To paraphrase Oscar Wilde, ‘Consulting is the most unusual of the perversions’.
Some say potato, some say po-tah-to; Dan Quayle, not often mistaken for one of Werner Von Braun’s rocket scientists, spells both versions with an ‘e’.
Customer/patient, patient/customer, impatient/customer—let’s just call him Ernest. The importance of being Ernest.
The patient’s experience is not some abstract concept to be debated among the ‘six sigmaists’. Take today for example. My father is lying on the floor with a heart rate of 147. He has had one heart attack. At seven AM the ambulance takes him to the hospital, a hospital without a cath lab. His enzyme markers are elevated, and they have to transfer him to a hospital that has the ability to treat him. At 1 PM he starts to dress himself—he hasn’t seen a sole in five hours, he is leaving—like father like son.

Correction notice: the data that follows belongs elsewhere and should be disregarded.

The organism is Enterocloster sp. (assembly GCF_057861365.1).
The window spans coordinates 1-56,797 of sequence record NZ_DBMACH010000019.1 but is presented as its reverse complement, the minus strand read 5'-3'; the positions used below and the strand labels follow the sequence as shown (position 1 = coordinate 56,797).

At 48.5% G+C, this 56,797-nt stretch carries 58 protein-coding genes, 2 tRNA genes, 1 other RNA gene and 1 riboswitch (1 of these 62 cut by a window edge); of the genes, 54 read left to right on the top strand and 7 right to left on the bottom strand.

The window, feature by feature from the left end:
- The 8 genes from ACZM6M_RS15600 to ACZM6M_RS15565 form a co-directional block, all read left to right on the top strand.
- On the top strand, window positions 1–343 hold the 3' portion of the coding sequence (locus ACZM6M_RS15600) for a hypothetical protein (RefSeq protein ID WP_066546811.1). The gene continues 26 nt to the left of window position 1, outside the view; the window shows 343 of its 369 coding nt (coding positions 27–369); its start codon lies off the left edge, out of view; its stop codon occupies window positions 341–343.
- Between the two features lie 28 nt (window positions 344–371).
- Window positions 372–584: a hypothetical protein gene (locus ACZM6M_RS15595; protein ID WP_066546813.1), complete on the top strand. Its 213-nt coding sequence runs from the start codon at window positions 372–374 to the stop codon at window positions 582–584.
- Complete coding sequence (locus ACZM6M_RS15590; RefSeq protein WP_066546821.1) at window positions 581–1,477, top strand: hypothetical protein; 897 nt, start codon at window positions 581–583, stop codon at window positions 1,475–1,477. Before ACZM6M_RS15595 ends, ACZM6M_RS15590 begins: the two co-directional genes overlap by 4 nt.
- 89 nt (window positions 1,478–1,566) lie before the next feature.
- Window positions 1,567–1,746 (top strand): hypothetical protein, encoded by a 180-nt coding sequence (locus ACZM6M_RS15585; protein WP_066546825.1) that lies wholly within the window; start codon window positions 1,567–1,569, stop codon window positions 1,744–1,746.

It seems the hospital forgot to write a transfer order or to even check on him.
I hope they do not ask him to complete a patient satisfaction survey.
If you happen to read this he and I would both appreciate your prayers.